Now, I am immersed in learning a new and challenging job. My brain is fully engaged, and I often come home worn out and in need of mindless entertainment (like old episodes of Arrested Development--who can resist hours and hours of Jason Bateman, I ask you?) But once my training is over, no more excuses. Writing must take precedence in my life, once again. If I could work diligently on a novel while being a busy First Grade teacher, and finish another novel while simultaneously working in a busy publishing company, then I can continue with my works-in-progress now. Just a little bit each day, be it journal or blog or poem or snippet of a scene that I thought up while riding in the elevator.

My sister also advised me to get one of the spiritual tools I've used in the past (meditation, Law-of-Attraction work, Yoga, Presence Process, etc.) and not let it fall by the wayside. She said to keep doing it each day and letting it finally become so ingrained in my life that it takes no effort at all...then and only then will inner shifts finally take place. Beliefs about money and how much I deserve to have. Belief in the success of my future novels. Belief in the dwelling I wish to live in one day with my husband. Belief in the lovely little banquet center that could be my retirement project. Belief in the endless and joyous possibilities continuing on in my life, getting more amazing by the year.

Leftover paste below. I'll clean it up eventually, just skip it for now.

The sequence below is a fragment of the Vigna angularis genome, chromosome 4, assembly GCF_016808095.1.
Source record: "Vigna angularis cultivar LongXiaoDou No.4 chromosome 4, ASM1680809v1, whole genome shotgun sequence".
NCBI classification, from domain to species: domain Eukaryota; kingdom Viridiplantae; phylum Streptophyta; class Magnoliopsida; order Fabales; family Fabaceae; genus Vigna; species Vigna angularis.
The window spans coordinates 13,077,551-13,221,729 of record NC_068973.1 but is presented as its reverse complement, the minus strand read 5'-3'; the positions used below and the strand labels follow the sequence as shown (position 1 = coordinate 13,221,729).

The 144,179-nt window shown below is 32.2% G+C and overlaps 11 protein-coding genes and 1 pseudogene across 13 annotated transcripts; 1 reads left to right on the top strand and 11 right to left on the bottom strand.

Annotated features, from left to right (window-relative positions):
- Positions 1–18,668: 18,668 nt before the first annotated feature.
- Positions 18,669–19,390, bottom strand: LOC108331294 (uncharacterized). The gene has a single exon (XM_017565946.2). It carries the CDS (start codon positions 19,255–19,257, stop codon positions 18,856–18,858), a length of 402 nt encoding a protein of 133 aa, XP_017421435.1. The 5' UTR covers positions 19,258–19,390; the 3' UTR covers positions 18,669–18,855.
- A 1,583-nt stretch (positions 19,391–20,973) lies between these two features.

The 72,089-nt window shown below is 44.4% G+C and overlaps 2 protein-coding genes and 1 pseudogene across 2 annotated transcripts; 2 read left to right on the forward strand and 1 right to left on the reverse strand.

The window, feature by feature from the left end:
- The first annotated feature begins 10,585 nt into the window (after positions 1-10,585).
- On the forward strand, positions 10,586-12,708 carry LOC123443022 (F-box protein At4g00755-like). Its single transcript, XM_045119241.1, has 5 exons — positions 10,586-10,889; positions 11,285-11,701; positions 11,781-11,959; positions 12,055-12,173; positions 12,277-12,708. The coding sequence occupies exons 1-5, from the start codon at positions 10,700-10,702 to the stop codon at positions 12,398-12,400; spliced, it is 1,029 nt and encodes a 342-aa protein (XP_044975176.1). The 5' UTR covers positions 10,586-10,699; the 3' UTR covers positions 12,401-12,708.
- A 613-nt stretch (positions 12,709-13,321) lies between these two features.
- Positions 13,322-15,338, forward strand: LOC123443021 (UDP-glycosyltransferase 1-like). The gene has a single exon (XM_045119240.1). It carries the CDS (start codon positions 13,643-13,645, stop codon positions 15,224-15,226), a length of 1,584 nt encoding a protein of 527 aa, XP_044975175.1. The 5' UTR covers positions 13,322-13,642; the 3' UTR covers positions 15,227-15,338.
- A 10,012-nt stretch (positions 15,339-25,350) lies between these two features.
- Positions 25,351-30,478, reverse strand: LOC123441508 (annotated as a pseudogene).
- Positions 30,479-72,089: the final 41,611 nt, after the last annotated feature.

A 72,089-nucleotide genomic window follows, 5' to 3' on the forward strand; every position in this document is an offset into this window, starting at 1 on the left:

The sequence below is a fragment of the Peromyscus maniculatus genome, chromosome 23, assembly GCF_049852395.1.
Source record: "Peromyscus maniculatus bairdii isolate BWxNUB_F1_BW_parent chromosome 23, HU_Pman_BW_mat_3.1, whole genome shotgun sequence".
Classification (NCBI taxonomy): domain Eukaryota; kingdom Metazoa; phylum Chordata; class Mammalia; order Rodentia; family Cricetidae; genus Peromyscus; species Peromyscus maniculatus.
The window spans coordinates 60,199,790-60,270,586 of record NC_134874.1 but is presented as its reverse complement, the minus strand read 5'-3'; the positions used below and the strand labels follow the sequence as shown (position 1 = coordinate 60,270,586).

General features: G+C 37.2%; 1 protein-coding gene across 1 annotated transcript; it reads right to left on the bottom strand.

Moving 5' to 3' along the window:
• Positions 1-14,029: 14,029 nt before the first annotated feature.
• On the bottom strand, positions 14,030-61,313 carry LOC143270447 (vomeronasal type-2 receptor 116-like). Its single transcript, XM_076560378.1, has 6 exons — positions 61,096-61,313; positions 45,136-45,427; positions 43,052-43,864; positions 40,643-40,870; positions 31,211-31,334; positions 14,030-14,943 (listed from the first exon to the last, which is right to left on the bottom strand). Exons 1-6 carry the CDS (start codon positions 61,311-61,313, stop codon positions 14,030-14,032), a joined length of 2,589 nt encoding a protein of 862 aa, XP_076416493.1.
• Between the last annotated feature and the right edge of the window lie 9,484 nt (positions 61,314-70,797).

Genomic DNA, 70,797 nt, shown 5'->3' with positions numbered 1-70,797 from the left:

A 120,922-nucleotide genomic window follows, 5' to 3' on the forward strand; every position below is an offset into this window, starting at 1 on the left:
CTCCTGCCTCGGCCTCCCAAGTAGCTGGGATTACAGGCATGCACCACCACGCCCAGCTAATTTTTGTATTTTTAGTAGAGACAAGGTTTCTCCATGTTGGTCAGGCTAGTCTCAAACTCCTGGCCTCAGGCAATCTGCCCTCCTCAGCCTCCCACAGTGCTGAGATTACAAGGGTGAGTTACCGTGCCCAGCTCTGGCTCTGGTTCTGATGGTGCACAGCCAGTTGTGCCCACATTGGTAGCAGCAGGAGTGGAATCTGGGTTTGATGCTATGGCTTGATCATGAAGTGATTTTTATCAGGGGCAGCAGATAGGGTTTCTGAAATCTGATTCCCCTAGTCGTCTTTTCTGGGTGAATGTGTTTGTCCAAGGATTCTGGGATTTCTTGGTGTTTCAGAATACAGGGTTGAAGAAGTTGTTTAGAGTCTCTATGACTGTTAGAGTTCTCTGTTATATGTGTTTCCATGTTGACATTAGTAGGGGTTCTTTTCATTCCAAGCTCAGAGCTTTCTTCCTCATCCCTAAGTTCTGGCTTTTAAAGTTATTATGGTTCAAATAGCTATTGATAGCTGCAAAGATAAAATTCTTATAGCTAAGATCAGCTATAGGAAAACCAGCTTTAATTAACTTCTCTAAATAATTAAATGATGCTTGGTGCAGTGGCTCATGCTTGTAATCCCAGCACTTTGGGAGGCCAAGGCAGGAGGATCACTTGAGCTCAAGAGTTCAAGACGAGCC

Belief is a powerful thing. Perhaps it was never Saturn's fault. Perhaps it was just some inner growth that was supposed to take place at this point in my life. Perhaps I was supposed to experience this stripping away, like the varnish off an old hardwood that it can be sanded and re-done into something smooth and polished, its authentic wood revealed once again. Or silver annealed in fire, only to emerge stronger and better. And, as a dear friend of mine pointed out, "Remember that it needs to cool slowly."

And so comes the cooling off period. The Reconstruction of my life. It's going to get even more amazing than it already has, and I'm looking forward to it.

But I'm still glad Saturn is leaving. Goodbye, you Taskmaster Planet. Don't let the door hit you in the ass on your way out. Ho ho.........ho.

Okay, fellow Librans....and anyone else who's been facing hardship and challenge of late. This is our rally song!